Posts Tagged digital health

Study: Trained older brains can outperform untrained younger ones at demanding cognitive tasks

Time for SharpBrains e-newsletter, featuring the latest research, tools and thinking for lifelong brain health and mental well-being ‚ÄĒ and a couple fun brain teasers ūüôā

New brain research:

New neurotech and digital health:

New thinking on brain and mind:

And a couple fun brain teasers:

 

Have a great month of September,

 

The SharpBrains Team

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Let‚Äôs discuss how to Outsmart Smart Technology to Reclaim our Health and Focus

I‚Äôm excited to share that the upcoming¬†2019 SharpBrains Virtual Summit¬†will feature, on May 8th, a fascinating presentation and discussion with¬†Dr. Margaret Morris, who spent 13 years as a researcher at Intel and recently wrote a very timely book ‚ÄĒ¬†Left to Our Own Devices: Outsmarting Smart Technology to Reclaim Our Relationships, Health, and Focus¬†(MIT Press, 2018).

Please learn more about the fantastic Summit Agenda and consider joining us!

To better understand Dr. Morris’ work and insights you can read this great book review over at Psychiatric Times:

Morris is a skillful storyteller and takes that challenge to task. Across eight easy-to-read chapters, she illustrates how people, most likely younger users, ‚Äúhack‚ÄĚ technologies to foster connection, mindfulness, and well-being. The chapters are centered around a collection of personal narratives from people who personalized their digital devices and experience positive results. Morris records these stories with a gentle, engaging, and upbeat tone that requires no formal background in either mental health or technology ‚Ķ¬†This book is a good read for today‚Äôs digital health initiatives and for clinicians hoping to keep up to date in current trends in mental health technology. It reminds us that putting a device in a patient‚Äôs hands will often lead to outcomes that we could never have imagined. It also pokes holes in the once reigning view that robotics and chatbots are dehumanizing and antisocial. If anything, the narratives suggest that technology can help patients monitor their emotional states and improve sharing and connections. The book underscores how useful it is to study how patients use apps in real-world settings and to learn from their lived experiences.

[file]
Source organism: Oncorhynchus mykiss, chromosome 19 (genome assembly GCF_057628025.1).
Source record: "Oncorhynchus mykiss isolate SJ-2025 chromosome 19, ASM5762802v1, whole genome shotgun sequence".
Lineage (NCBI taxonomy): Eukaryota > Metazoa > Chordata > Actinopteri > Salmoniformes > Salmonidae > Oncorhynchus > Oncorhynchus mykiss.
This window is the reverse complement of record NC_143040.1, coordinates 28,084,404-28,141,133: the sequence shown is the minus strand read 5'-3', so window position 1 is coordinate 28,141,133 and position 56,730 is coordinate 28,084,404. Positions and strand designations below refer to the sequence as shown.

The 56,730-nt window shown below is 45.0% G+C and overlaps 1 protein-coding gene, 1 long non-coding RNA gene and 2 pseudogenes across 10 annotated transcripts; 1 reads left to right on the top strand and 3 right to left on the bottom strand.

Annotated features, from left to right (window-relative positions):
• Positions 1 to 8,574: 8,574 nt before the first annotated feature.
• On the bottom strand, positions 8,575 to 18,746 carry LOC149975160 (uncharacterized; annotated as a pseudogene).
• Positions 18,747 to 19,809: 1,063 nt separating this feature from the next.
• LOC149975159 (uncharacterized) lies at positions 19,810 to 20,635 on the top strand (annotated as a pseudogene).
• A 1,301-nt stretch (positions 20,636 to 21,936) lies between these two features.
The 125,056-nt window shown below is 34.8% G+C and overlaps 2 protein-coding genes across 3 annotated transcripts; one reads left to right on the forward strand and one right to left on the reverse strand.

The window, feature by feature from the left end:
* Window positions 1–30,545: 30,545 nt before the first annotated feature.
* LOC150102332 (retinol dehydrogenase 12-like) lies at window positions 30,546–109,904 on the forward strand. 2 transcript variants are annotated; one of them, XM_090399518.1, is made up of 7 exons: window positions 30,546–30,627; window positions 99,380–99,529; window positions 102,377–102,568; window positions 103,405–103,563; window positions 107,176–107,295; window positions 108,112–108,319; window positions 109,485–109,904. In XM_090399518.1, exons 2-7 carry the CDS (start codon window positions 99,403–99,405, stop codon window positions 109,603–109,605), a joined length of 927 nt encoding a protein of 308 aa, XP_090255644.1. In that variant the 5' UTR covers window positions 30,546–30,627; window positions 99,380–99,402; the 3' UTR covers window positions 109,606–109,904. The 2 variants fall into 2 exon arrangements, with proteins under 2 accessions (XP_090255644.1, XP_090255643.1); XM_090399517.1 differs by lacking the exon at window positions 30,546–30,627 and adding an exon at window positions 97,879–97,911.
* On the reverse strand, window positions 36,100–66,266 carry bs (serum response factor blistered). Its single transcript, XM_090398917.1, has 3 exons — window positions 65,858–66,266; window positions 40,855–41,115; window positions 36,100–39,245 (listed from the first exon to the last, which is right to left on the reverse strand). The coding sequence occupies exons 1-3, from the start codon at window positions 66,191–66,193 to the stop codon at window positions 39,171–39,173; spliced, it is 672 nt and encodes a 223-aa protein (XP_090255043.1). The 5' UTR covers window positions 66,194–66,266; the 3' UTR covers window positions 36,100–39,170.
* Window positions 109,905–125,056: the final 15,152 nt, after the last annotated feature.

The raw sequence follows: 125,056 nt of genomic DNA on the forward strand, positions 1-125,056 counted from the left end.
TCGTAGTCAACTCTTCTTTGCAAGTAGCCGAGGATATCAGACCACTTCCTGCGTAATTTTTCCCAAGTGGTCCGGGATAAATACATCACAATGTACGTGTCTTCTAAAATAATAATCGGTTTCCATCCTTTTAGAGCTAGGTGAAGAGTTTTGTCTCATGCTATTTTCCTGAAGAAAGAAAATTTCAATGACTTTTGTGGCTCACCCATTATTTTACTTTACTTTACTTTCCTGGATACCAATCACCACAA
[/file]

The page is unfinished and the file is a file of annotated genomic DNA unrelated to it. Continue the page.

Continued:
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Update: Why Untrained Brains Are A Bit Like Puppies (And How Dance Offers Great Brain Training)

Time for SharpBrains’ April e-newsletter, featuring what’s new in brain health and cognitive performance. Quite stimulating reading ūüôā

New thinking

New research

>New tools

Upcoming event

 

Finally, here you have 5 quick brain teasers to sharpen two key cognitive skills: attention and working memory.

 

Have a great month of May,

 

The SharpBrains Team

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5 Facts You Need To Know To Understand, Navigate And Enjoy The Digital Brain Health Revolution

Hundreds of companies around the globe, now including Elon Musk’s Neuralink and even Facebook,  are researching and developing new ways to help brain owners be smarter, sharper, and healthier.

What explains this flurry of activity? Where may it be headed?

To help you understand what’s going on, let me highlight five key facts that emerged from the recent SharpBrains Virtual Summit, where 200+ participants in 16 countries shared and discussed the latest about neurotech­nolo­gy, brain health and digital health.

 

Fact 1. There are 7.5 billion human brains out there, and everyone needs help

Consider all unmet needs derived from the traditional pharma-exclusive approach to brain health.

Learning and cognitive disabilities in children are growing significantly, from ADHD and OCD, to autism. The related emotional and economic burden is substantial ‚ÄĒ yet, over 60-70% of those with treatment have poor outcomes, and many who need help don‚Äôt get any.
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